It’s this type of look that makes this type of photography one of the most popular genres. People often look their best in portrait modes. Plus the out of focus areas in an image referred to as bokeh, scream ‘professionalism’ to viewers.
The two recommended locations for taking portraits include:
● Using natural light from a window. Position yourself next to the window so natural light filters through and lights the side of the face. This type of diffused lighting is best for these types of photography situations.
● During times of the day when the sun is low. Avoid harsh light and ensure you shade the lens from the sun to stop any stray light from flaring on your phone lens. The light during these times is even and produces the best portraits.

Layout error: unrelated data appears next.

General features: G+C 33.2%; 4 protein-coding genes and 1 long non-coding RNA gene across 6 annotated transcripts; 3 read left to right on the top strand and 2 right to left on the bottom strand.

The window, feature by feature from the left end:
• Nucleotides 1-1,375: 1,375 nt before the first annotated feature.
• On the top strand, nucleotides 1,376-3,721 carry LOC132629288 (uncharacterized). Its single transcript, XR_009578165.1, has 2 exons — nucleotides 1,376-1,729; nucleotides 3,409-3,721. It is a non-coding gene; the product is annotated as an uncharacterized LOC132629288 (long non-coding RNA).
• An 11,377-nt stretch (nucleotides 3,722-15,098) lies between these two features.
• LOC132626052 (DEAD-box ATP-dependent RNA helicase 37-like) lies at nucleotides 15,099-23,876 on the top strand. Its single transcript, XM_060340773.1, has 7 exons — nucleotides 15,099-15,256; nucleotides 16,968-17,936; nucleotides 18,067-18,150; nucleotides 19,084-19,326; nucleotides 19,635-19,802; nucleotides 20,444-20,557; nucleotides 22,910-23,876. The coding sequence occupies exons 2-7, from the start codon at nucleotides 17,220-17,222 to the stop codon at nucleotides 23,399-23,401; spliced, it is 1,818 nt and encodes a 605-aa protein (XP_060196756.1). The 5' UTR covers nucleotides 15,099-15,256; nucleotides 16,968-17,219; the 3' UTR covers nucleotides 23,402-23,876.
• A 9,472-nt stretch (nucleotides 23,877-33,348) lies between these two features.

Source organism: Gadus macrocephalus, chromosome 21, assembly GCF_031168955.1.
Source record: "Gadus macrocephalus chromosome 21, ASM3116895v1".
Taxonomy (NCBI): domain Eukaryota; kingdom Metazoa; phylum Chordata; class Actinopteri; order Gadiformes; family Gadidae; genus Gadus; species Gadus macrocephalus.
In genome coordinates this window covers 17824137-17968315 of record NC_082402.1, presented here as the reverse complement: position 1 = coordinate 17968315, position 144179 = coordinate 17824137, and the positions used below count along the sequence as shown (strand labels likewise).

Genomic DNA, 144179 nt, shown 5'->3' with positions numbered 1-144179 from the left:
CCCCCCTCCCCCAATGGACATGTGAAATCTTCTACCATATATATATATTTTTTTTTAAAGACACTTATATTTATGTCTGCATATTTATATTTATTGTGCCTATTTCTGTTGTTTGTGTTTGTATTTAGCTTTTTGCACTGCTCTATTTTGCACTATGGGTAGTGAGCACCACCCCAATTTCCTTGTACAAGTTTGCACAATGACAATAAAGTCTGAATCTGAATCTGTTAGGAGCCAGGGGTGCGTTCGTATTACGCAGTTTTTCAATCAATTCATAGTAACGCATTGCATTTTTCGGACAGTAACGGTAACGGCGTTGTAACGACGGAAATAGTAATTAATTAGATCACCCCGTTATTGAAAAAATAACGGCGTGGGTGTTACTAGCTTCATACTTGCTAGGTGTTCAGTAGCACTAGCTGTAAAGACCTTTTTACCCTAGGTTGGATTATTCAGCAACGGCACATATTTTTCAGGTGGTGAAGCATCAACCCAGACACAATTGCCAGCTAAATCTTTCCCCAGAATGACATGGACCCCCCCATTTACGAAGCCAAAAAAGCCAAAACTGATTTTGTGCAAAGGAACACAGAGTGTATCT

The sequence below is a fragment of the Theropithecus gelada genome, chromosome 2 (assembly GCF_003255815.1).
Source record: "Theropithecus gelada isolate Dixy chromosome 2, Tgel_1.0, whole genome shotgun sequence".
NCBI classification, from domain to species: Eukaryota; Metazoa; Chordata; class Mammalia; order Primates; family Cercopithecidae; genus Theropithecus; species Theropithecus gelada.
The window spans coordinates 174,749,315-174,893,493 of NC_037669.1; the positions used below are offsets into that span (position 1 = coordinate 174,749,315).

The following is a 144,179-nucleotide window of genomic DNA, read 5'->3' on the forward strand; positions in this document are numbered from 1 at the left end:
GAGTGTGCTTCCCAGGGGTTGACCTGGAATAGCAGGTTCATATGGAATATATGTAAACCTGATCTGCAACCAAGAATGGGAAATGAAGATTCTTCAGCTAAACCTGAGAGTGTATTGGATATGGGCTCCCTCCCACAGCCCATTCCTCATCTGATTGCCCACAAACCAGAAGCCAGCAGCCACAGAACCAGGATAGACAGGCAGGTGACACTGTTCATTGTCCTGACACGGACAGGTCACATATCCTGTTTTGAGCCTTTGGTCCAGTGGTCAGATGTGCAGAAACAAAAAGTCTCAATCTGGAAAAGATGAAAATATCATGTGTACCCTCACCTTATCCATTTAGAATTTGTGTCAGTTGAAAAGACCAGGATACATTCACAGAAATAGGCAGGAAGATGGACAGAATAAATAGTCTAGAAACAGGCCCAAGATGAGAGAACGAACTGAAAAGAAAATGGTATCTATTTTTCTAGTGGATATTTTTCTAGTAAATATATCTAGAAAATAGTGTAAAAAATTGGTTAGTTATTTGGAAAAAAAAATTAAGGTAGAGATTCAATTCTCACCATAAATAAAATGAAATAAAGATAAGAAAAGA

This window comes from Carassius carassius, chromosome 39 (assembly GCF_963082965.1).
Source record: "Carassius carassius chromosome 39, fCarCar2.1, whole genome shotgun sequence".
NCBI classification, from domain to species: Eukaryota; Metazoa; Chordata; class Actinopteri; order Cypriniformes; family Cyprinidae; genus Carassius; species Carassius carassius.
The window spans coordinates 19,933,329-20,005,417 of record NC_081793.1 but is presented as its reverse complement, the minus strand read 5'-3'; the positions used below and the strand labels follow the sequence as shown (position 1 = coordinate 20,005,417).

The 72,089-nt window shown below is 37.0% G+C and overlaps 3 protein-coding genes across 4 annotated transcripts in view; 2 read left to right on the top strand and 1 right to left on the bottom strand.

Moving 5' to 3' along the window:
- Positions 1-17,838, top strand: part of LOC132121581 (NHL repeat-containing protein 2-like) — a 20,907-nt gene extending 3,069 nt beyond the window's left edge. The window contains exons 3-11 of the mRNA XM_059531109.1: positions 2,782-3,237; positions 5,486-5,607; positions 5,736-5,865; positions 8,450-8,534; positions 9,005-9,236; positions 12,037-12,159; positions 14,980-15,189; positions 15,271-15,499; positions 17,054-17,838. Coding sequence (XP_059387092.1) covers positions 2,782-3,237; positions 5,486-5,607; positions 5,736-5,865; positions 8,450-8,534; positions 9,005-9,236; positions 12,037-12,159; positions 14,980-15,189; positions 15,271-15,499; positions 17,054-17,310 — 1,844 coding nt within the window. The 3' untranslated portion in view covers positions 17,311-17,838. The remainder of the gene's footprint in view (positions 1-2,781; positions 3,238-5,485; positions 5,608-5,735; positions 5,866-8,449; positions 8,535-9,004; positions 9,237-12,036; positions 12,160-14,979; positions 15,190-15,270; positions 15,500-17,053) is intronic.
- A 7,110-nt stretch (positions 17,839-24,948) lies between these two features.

The settings you should select for portrait photography include:
● A low ISO setting of 100 or lower to avoid digital noise, so skin remains smooth.
● A wide aperture of f/2.8 rather than f/8. An aperture such as f/2.8 produces a beautiful depth of field and bokeh, adding to the professional look.
● The highest image quality, if your phone allows it, you should shoot in RAW rather than jpeg to obtain the highest image quality.
● A shutter speed of at least 1/60 of a second or higher. Any lower will result in a blurry photo.
● Tip: Selecting the ‘Portrait Mode’ or ‘Pro Portrait Mode’ should automatically select most of these settings for you (excluding RAW image mode).
Try Your Hand at Landscape Photography Using Your Phone